Britain’s oldest stone monuments built to follow Sun, Moon movements
The oldest ever stone monuments in Britain have been constructed according to the spatial movements of the Sun and Moon, more than 5,000 years back it is revealed now.
The monuments are Callanish and Stenness located in Scotland, said a recent research in the Journal of Archaeological Science.
It used an in-depth study of 2D and 3D technologies to recreate tests to prove the patterns of alignment of the standing stones.
“This research is finally proof that the ancient Britons connected the Earth to the sky with their earliest standing stones, and that this practice continued in the same way for 2,000 years,” Gail Higginbottom, Researcher at the University of Adelaide, was quoted as saying, reported IANS.
While examining the stone monuments in the Scotland Isles of Lewis, and Orkney), the researchers saw a concentration of alignments towards the Sun and Moon at different times of their cycles.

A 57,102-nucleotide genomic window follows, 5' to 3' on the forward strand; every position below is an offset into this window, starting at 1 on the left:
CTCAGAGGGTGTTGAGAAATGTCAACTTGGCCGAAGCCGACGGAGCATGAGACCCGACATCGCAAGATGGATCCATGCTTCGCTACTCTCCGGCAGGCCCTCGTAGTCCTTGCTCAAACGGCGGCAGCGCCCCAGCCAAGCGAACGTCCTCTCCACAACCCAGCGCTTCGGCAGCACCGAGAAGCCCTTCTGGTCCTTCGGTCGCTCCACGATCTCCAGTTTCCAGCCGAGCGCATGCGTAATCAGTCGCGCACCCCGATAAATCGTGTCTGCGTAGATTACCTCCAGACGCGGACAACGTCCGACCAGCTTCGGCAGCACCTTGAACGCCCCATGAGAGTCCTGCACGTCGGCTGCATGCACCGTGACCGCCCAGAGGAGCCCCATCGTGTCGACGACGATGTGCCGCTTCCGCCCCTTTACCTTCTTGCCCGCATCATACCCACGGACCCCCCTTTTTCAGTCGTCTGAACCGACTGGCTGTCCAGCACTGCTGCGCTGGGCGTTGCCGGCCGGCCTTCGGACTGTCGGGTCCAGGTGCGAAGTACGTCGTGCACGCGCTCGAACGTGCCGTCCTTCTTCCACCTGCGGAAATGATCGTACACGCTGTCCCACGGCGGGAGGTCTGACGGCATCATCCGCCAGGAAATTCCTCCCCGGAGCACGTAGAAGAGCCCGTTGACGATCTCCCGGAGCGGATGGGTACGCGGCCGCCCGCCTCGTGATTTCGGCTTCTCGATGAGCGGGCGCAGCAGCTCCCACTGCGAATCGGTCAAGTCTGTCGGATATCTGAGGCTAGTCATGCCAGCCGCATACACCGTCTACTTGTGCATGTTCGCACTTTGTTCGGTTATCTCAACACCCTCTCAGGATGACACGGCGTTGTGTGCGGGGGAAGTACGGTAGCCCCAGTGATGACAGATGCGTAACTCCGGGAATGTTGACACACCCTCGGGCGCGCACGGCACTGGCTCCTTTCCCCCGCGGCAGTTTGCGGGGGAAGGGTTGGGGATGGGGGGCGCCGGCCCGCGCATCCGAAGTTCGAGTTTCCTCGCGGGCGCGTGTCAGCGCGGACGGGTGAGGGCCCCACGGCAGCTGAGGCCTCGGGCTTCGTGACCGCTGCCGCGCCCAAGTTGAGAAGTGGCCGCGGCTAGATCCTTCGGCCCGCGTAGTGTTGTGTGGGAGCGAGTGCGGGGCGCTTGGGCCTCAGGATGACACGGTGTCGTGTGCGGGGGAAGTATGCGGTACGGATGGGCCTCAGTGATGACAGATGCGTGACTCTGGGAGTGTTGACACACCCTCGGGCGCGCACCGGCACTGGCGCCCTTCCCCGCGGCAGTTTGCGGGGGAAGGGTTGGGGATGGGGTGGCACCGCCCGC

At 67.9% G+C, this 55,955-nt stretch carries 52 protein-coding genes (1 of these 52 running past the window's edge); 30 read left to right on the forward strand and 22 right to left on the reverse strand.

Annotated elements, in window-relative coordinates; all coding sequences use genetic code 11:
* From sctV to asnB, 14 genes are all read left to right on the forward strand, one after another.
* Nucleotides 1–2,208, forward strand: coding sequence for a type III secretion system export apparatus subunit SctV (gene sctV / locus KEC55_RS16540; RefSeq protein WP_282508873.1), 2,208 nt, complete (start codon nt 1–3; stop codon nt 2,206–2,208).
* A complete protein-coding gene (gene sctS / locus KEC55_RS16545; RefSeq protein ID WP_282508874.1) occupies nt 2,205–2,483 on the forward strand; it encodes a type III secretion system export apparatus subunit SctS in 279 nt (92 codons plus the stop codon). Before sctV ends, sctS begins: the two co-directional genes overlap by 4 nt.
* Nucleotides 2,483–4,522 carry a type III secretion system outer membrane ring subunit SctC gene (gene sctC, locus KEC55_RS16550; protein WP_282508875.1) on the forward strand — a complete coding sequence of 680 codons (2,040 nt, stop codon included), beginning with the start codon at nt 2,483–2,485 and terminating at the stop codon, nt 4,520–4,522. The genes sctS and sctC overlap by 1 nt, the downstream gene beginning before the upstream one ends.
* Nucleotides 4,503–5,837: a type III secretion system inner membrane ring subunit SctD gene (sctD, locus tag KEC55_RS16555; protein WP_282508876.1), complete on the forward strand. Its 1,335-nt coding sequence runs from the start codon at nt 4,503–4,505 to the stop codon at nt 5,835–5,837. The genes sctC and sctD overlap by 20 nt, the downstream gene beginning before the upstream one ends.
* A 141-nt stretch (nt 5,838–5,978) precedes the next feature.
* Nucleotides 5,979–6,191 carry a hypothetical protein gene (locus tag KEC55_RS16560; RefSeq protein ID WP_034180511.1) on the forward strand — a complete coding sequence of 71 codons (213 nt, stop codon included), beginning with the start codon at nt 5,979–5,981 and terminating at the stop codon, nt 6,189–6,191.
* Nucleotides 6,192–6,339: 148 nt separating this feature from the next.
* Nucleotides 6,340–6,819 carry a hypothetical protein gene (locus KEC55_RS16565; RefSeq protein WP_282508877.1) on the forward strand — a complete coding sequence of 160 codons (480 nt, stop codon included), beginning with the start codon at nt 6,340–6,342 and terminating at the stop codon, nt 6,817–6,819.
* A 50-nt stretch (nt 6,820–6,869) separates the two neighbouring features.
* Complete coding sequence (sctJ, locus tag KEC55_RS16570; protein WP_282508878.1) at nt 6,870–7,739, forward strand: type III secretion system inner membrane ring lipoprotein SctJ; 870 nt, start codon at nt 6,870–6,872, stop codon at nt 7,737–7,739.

According to the researchers, there is a complex symmetry between the alignment of the stones, the surrounding landscape and horizon, and the movements of the Sun and the Moon across that landscape.
“These chosen surroundings would have influenced the way the Sun and Moon were seen, particularly in the timing of their rising and setting at special times, like when the Moon appears at its most northerly position on the horizon, which only happens every 18.6 years,” Higginbottom mentioned.
And 2,000 years later in Scotland, much simpler monuments were still being built that had at least one of the same astronomical alignments found at the great circles.
Examining sites in detail, it was found that about half the sites were surrounded by one landscape pattern and the other half by the complete reverse.
Researchers opine that people have erected these great monuments within the landscape and in relation to the astronomy they knew and invested a tremendous amount of effort and work to do so.